25 February 2016

Tell the DNC: Focus on Racial & Environmental Justice in March 6 Flint Democratic Debate! & "Thirsty for Democracy: The Poisoning of an American City": Special Report on Flint's Water Crisis 25&

THE people of Flint, Michigan have been poisoned, lied to, abused and neglected by all levels of government, by both political parties. The have been ignored and neglected by the mainstream media and most of the nation. What the rest of America doesn't realize is Flint is a canary in the national coal mine. What is happening in Flint will be coming to your neighborhood sooner than you think if we the people continue to elect officials on the local, state and national level who see their primary responsibility is to protect the rich, corporate America, the 1% from having to pay their fair share into the American Social Contract so we can start to rebuild our failing national infrastructure. Our slide to becoming Third World America will hasten as long as we spend more on weapons systems we do not need and get involved in conflicts we have no business being in. Demand the 2016 presidential candidates debate climate and environmental justice at the Democratic Presidential Debate in Flint, MI on 6 MAR 16. And demand CNN robustly moderate the debate so it doesn't become a campaign commercial for either candidate. Click this link to sign the petition from GreenPeace, and then check out the report from +Democracy Now! on the Flint water crisis......
n Flint, Michigan, thousands of children and adults have been exposed to toxic levels of lead in their water — and even the bacteria linked to Legionnaires Disease. This is a national crisis. 

But what’s happening in Flint is not a natural disaster. Flint’s leaders systematically and blatantly betrayed the people of Flint. For over two years, Flint residents complained about the quality of their water, but local and state officials ignored them. The very people who were supposed to protect the children of Flint let them drink poisonous water.

This is a national tragedy — but it’s barely made a dent on the national news. That’s why we need to speak up now to make sure the people of Flint get the justice they deserve.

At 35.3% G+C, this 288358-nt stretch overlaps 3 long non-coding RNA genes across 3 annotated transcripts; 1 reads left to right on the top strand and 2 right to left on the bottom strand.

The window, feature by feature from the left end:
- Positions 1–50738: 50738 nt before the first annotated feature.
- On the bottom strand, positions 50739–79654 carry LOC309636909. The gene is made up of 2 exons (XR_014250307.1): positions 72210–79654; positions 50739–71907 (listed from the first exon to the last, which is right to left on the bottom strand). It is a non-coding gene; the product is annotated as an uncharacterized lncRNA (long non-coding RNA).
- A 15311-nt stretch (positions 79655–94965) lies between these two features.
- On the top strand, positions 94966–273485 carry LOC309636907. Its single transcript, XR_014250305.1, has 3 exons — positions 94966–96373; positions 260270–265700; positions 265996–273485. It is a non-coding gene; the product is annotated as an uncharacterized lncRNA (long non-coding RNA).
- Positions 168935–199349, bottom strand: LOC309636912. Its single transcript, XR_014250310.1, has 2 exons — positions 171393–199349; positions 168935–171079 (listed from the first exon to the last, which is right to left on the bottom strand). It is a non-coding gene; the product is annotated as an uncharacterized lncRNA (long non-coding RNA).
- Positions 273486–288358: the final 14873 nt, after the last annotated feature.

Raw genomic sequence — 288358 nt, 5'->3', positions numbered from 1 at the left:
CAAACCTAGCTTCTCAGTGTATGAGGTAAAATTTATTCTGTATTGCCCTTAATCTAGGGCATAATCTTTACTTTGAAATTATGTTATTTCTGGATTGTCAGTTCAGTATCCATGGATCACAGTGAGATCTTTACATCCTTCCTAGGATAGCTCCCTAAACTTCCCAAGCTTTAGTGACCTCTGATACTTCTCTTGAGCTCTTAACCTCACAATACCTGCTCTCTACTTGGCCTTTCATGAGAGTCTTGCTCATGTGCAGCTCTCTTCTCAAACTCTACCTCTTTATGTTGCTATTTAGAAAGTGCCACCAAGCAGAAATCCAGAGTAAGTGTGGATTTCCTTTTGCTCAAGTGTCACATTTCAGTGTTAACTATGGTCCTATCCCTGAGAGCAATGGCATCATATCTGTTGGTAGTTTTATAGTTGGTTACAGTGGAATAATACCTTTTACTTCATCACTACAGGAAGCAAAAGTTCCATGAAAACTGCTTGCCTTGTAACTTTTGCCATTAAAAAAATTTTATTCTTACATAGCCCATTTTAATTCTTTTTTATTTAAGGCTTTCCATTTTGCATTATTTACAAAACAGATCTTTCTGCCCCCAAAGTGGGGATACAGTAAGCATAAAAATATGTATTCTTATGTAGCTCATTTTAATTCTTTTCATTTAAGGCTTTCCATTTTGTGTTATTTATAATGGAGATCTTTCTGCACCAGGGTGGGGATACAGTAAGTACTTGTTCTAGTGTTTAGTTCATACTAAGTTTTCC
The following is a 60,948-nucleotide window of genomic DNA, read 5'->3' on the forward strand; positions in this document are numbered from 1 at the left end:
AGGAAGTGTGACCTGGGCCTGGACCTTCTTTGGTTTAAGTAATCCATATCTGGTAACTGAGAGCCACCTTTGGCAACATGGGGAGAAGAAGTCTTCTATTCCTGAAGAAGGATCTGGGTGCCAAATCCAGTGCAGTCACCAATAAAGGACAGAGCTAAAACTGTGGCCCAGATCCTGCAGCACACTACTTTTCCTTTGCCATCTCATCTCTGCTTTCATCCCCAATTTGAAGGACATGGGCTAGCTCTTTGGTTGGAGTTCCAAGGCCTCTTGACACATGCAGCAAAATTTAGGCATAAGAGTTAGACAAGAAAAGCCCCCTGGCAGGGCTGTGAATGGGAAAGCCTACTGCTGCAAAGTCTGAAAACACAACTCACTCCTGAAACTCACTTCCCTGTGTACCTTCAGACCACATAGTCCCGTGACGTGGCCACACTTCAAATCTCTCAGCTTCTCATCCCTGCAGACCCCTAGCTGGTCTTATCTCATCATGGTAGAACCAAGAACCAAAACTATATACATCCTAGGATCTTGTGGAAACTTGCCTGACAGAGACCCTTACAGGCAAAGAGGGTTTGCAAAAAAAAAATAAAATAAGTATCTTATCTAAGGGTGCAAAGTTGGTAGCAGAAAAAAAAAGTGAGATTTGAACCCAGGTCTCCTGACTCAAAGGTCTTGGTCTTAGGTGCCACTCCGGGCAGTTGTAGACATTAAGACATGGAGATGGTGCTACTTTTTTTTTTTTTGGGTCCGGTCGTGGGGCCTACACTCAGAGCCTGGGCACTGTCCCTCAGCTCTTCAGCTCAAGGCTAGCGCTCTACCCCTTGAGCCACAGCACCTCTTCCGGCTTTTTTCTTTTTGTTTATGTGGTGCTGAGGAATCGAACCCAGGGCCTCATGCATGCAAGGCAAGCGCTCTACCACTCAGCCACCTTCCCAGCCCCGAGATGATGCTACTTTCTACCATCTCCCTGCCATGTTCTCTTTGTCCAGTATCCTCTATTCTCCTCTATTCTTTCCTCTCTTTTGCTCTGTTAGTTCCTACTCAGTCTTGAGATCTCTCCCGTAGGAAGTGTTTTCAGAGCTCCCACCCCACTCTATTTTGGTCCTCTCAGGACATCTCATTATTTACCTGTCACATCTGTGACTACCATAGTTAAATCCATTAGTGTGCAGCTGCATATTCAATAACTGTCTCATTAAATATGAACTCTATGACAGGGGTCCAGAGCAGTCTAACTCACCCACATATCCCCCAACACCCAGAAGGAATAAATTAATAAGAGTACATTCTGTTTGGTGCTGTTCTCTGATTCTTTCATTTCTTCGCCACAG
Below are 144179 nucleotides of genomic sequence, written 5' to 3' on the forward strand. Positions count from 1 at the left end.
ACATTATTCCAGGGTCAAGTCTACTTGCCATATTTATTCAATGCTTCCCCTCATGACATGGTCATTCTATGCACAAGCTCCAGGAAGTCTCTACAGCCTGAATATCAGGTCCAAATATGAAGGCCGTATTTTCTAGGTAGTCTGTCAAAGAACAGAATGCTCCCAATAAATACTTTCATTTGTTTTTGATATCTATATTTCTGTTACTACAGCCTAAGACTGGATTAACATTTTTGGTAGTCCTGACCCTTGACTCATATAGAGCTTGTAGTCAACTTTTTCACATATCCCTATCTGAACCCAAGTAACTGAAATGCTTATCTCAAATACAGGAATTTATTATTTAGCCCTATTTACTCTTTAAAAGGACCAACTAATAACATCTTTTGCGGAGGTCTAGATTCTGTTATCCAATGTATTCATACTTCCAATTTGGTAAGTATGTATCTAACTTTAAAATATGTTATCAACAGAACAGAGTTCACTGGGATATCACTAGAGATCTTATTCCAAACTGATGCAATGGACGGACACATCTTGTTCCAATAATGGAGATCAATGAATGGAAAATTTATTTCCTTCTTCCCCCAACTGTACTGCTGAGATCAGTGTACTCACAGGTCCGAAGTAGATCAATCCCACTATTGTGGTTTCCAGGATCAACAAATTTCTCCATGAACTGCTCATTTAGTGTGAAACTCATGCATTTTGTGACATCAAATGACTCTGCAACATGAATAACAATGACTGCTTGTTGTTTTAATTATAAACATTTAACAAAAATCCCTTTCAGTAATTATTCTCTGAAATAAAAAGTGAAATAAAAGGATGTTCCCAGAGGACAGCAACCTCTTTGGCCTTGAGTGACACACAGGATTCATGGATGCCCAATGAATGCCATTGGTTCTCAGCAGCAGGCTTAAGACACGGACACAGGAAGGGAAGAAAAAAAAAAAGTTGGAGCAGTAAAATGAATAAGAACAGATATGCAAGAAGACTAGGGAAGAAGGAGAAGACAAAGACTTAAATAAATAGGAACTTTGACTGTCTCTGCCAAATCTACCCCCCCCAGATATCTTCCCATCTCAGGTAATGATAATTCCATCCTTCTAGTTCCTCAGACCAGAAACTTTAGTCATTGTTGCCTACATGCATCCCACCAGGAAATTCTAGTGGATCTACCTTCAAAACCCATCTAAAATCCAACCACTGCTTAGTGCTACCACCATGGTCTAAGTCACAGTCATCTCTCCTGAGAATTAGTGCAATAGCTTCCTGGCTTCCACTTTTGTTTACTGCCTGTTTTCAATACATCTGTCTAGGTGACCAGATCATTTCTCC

On March 6, Hillary Clinton and Bernie Sanders will have a presidential debate in Flint. This debate is the perfect time to take the concerns of the people of Flint to the National stage  especially to address the root causes of racial disparity and environmental justice that caused this crisis.

So we’re partnering with Daily Kos, 350, Color of Change, and 15 other progressive organizations to call on the candidates to talk about racial, climate and environmental justice at this debate. 

Join us and tell the Democratic National Committee to make the March 6 presidential debate about racial, climate, and environmental justice (clicking this link will take you to a petition hosted by our partners).

The situation in Flint shows us what can happen when people do not have a voice in how their government is run, when leaders are not held accountable to the communities they serve.Between 2011 and 2015, Flint was led by a series of unelected “emergency financial managers”  officials who are appointed by the governor with no input from or accountability to residents. Flint, like many cities in Michigan that have been assigned unelected emergency financial managers, is majority African American. Over half of Michigan’s African-American residents  compared with only 2% of white residents have lived in a city with an emergency financial manager over the last decade.

During Flint Emergency Financial Manager Jerry Ambrose’s term, he was informed about an outbreak of Legionnaire’s Disease, which ultimately caused the deaths of 10 residents. Just two weeks after hearing this news, Ambrose publicly called Flint’s water “safe” to drink.

This is the breaking point. Low-income communities and communities of color have been subjected to these injustices for too long and have never been offered a comprehensive national solution or supported in implementing solutions that they put forward. The water crisis in Flint is just one example of many similar issues affecting communities of poor people and people of color nationwide. We can’t ignore these issues  they need a public stage.

Tell the Democratic National Committee, its chair Debbie Wasserman-Schultz, and broadcaster CNN to focus the Flint debate on justice for Flint residents in the short and long term. It’s time for a national conversation about climate and environmental justice, before we have more crises like what’s happening in Flint. 

For justice for the people of Flint,

Sarah Rasmussen
Democracy Team, Greenpeace USA

P.S. In just a couple of weeks, the eyes of the nation will be on Flint as Clinton and Sanders debate there. This is the moment for something more than just campaign promises. Tell the DNC to make the debate a meaningful conversation about justice.


Today, we go to Flint, Michigan, for a Democracy Now! special on the ongoing Flint water crisis. In 2014, an unelected emergency manager appointed by Michigan ... Read More →

As Flint residents are forced to drink, cook with and even bathe in bottled water, while still paying some of the highest water bills in the county for their poisoned water, we turn to ... Read More →

In October 2014, General Motors recognized the Flint water was corroding its engines. They got permission from the city's unelected emergency manager—who was appointed ... Read More →

To learn more about how how Flint ended up with an unelected emergency manager, we spoke with Flint City Councilmember Eric Mays. Eleven months ago, in March ... Read More →

We speak with Curt Guyette of the ACLU of Michigan. He is an investigative reporter who was just named Michigan Journalist of the Year by the Michigan Press Association. ... Read More →